Wales and Lions centre Jamie Roberts is taking a well-earned rest after a bruising season but he took time to catch up with RW about the best midfielders he’s played with, or against

Jamie Roberts

Dapper: Jamie Roberts at T.M.Lewin

Since making his debut as a wing in 2008, Jamie Roberts has gone on to play in 63 Tests for Wales and tour with the Lions on two occasions. In that time he has faced his fair share of classy midfielders who have continued to set the standard for midfield play.

So who does Racing Metro’s current No 12 feel is the finest of them all. RW caught up with him, replete with fresh battle wounds, in London, to pick his brains…

Best at the contact area: Brian O’Driscoll

“Brian has transformed the role of the centre into that of an extra backrow. If you watch him play, he makes a tackle and then he’s straight back up on his feet, or jackaling for the ball. He is also so important because he gets turnovers in a way Gethin Jenkins does for Wales. He has a low centre of gravity and it’s clear he has worked very hard on that part of his game. There’s nothing flashy about Brian, he rarely misses tackles and put the graft in. His vast experience in his latter years bought him an extra second on the pitch and he used it adroitly. A lot of us have learnt from the way he plays and he will be a massive miss on the international scene.”

Best playmaker: Matt Giteau

“I’ve had the privilege of playing against Matt a few times, I think he’s one of the greatest 12’s playing in world rugby, either at a club or for the Wallabies. He’s completely different to the likes of myself of myself, Mathieu Bastareaud, Stirling Mortlock or Ma’a Nonu. He’s more of a second five eighth who’s a great distributor of the ball. He’s very quick and very agile and I like the way he challenges the line and gives an inside show and go. Looking at his game, you can tell he’s played lots of sports growing up, he has a varied skill-set, an awareness of space and a decent kicking game, as we saw in the Heineken Cup final. In fact, I can’t believe Australia don’t pick him, I know they have their policy on overseas players but I think he’s a very special player indeed.”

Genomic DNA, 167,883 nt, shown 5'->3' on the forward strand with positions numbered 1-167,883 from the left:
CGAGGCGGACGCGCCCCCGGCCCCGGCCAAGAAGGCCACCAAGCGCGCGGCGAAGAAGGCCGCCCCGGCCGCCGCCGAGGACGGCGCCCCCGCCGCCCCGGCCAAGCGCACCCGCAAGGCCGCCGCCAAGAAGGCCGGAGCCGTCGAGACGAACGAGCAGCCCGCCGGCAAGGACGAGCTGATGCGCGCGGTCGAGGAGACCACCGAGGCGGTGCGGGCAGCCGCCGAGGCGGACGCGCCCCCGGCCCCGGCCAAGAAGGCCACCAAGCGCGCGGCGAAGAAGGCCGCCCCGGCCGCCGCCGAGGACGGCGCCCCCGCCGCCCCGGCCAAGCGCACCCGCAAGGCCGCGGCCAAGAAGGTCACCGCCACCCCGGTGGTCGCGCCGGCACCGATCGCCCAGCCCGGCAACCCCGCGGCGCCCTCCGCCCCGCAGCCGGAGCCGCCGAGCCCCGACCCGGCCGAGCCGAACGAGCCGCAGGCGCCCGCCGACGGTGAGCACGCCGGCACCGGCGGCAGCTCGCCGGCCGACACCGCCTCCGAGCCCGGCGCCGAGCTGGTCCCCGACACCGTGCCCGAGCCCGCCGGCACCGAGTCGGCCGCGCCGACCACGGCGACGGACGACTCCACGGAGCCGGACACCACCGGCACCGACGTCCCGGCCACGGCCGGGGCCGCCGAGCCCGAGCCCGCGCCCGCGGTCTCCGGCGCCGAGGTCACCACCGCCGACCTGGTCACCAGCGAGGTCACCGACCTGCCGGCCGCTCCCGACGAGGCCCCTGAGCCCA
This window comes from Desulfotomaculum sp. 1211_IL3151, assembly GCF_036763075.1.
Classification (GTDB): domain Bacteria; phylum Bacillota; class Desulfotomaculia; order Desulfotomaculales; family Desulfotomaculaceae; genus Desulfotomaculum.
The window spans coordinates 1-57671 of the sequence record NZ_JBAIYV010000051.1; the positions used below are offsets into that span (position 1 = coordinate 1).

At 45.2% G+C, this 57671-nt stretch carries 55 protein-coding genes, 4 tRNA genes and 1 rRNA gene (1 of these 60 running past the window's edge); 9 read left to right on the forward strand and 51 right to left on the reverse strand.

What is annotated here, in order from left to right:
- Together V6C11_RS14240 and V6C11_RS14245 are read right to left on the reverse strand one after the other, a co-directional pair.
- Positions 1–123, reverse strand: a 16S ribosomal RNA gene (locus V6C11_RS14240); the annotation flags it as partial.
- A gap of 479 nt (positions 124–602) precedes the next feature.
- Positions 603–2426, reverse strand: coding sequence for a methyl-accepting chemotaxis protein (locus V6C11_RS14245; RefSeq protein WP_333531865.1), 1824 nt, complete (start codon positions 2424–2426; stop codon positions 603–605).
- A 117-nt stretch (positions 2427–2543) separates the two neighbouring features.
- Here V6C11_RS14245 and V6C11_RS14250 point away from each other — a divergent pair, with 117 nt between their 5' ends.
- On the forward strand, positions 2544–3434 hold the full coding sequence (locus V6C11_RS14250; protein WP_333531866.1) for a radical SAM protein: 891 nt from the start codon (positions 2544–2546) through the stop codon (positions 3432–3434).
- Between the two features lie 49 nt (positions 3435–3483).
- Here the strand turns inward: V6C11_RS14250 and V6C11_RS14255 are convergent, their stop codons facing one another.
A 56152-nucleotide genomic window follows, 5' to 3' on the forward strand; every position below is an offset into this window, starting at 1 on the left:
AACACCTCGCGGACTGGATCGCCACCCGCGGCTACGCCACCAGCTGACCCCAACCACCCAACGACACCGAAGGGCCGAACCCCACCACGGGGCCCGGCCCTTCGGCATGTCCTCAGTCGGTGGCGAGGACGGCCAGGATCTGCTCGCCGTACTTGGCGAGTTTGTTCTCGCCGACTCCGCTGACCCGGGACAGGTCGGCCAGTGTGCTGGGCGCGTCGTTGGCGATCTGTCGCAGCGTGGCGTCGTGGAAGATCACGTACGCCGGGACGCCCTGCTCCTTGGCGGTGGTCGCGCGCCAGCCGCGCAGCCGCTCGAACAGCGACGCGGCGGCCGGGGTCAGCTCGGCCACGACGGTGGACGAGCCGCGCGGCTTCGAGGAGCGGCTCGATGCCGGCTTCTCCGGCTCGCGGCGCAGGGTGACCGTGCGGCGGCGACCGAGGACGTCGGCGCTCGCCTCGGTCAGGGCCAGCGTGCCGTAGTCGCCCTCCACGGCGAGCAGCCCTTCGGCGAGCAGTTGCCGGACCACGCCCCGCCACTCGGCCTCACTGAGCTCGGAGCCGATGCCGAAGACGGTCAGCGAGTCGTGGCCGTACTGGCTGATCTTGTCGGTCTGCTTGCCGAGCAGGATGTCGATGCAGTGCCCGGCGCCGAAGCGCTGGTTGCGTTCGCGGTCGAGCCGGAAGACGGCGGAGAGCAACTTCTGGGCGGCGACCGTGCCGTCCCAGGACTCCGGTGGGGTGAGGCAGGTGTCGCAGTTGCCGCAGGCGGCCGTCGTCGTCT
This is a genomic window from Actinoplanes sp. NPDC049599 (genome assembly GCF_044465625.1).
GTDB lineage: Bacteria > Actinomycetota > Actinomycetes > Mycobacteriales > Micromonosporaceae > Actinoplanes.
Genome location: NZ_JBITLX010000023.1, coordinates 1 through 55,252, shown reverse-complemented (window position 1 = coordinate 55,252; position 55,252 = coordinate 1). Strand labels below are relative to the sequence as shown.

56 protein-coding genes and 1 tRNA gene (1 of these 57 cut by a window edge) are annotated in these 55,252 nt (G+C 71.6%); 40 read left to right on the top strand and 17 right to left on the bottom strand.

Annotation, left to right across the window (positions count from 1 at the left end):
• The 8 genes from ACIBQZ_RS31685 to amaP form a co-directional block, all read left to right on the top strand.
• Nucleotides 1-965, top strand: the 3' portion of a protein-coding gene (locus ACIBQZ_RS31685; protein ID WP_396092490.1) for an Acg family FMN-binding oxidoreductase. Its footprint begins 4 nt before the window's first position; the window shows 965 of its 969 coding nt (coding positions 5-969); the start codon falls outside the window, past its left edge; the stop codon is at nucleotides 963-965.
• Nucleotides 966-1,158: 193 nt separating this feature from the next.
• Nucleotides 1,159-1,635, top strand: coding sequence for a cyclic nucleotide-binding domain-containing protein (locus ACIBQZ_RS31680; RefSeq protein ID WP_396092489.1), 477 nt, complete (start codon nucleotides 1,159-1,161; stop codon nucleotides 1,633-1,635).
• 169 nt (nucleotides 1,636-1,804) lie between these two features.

Best linebreaker: Jonathan Davies

“A key part of being a midfielder is being able to break the line, whether you do that by attacking the inside shoulder, or with your power game. The outside break is a massive attacking tool of being a centre. My midfield partner Foxy has developed that to an art. He’s always had the ability to beat players on the outside, when you put him away on the outside arc. Like Brian, he has that low centre of gravity and a hammer-fend. You know when you play with him, or against him, that he’ll make a line break every game so you’ve got to stay on his shoulder. He’s evolved since the Lions tour, and to know he was picked as the best of the best gave him more confidence and belief. He’s now become an integral part of the Wales set-up and trusty left peg gives an added weapon. I look forward to seeing him in France. I think he’ll do very well in Clermont.”

Best for power: Ma’a Nonu

“When I was growing up, Ma’a Nonu was one of those players, who at 23 or 24,  was scary. In international rugby it’s all about winning collisions and getting on the front foot, which is what he gave New Zealand in his first 30 or 40 caps. It was about giving him space, putting him on inside shoulders. A lot of what I saw in myself was the game he played. My role in the team was getting a flow to the attack. He has improved his kicking, passing and distribution over time and that’s something I will endeavour to keep working on. You know you have to be at the top of your game when you play Ma’a because he’s so abrasive and to make yards with him in defence. I remember swapping jerseys with him in 2008 when we had the Haka stand-off with the All Blacks which was a big moment for me.”

Best for game management: Conrad Smith

“If you could label him, it’d be to call him ‘the thinking man’s centre’. You watch how he plays, his lines of running, his timing hitting the line, clever support play, reading of defensive chinks. You can tell he’s a very intelligent player. In many ways, he’s the perfect foil for Nonu. He’s been the best in the world at what he does for the last 10 years and that’s some achievement in an All Blacks shirt. He’s also a bit of an unsung hero, like an Allan Bateman or a Will Greenwood, but not by me. He’s a quality player.”

Jamie Roberts was speaking at the T.M.Lewin store in London where the Welsh Rugby Union named the 115 year-old shirt maker and tailoring expert as their Official Formalwear Supplier until 2018